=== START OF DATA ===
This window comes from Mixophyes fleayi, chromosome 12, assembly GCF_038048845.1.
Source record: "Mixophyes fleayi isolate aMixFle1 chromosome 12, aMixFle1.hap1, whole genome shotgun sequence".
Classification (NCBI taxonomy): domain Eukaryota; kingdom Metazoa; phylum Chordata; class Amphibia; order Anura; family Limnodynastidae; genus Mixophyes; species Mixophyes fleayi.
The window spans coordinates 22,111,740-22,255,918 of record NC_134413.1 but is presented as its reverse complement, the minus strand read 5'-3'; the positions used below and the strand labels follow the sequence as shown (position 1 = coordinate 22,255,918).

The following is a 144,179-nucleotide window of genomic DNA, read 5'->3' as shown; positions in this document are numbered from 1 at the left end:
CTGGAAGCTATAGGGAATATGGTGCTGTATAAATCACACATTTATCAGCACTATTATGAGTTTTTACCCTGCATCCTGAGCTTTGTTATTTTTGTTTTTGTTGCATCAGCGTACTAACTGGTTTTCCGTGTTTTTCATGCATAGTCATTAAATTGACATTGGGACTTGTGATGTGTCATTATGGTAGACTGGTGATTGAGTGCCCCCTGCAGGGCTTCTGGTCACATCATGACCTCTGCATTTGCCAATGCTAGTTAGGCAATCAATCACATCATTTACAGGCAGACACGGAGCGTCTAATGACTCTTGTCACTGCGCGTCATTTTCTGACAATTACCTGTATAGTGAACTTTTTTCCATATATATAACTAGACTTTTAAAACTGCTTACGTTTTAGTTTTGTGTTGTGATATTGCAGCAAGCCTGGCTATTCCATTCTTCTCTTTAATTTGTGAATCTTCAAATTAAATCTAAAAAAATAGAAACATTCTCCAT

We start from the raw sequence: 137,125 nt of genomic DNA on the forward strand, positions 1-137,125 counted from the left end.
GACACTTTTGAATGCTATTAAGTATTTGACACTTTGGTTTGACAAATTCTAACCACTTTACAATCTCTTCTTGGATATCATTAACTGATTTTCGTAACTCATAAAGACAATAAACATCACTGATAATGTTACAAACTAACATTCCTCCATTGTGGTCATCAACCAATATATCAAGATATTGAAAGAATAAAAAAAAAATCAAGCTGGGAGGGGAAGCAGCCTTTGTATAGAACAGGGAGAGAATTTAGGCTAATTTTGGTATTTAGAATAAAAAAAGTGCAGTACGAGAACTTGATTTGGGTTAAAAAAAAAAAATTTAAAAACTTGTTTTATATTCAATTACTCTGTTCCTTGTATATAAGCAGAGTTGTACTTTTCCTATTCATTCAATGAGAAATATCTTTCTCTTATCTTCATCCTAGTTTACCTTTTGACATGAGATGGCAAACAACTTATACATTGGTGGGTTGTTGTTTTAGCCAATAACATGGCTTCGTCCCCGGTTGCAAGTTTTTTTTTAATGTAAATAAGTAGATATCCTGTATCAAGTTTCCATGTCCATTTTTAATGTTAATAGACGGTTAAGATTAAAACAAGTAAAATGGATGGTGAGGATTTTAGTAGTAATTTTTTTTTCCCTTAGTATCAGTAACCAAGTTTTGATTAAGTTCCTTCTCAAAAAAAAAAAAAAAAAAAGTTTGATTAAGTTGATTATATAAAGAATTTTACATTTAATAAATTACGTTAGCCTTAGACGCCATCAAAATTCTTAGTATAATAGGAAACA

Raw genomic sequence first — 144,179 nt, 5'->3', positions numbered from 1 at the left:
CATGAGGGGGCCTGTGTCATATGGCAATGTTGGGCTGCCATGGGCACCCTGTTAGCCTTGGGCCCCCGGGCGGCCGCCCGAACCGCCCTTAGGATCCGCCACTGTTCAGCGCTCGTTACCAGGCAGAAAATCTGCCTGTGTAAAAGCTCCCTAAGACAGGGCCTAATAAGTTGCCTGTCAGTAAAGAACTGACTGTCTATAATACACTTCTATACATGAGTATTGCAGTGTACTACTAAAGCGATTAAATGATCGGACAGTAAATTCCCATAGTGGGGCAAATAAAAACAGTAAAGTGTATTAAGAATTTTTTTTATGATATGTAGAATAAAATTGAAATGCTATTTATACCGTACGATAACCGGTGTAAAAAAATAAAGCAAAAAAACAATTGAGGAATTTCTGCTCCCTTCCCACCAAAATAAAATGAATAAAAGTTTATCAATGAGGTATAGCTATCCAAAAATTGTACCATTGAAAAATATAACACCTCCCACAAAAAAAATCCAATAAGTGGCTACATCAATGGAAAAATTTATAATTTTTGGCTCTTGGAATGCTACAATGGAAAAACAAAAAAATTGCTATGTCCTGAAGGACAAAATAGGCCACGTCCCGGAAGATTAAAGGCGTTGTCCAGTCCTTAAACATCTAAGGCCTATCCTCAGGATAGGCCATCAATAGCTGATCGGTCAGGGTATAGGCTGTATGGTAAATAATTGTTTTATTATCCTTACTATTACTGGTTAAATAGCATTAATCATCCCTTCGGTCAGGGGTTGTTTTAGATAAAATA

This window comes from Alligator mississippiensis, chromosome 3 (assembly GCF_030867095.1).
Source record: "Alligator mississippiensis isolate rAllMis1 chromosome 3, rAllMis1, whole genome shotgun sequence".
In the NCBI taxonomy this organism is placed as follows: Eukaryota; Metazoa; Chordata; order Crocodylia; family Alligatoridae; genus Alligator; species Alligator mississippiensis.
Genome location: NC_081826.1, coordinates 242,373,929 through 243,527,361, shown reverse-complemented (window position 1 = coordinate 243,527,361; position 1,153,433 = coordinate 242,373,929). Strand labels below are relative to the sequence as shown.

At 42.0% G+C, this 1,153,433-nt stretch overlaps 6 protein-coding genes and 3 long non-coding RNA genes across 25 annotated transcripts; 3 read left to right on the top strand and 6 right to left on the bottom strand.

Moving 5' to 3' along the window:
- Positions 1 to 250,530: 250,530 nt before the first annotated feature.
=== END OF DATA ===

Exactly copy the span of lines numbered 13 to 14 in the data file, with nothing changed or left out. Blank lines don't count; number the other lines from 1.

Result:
In the NCBI taxonomy this organism is placed as follows: Eukaryota; Metazoa; Chordata; order Crocodylia; family Alligatoridae; genus Alligator; species Alligator mississippiensis.
Genome location: NC_081826.1, coordinates 242,373,929 through 243,527,361, shown reverse-complemented (window position 1 = coordinate 243,527,361; position 1,153,433 = coordinate 242,373,929). Strand labels below are relative to the sequence as shown.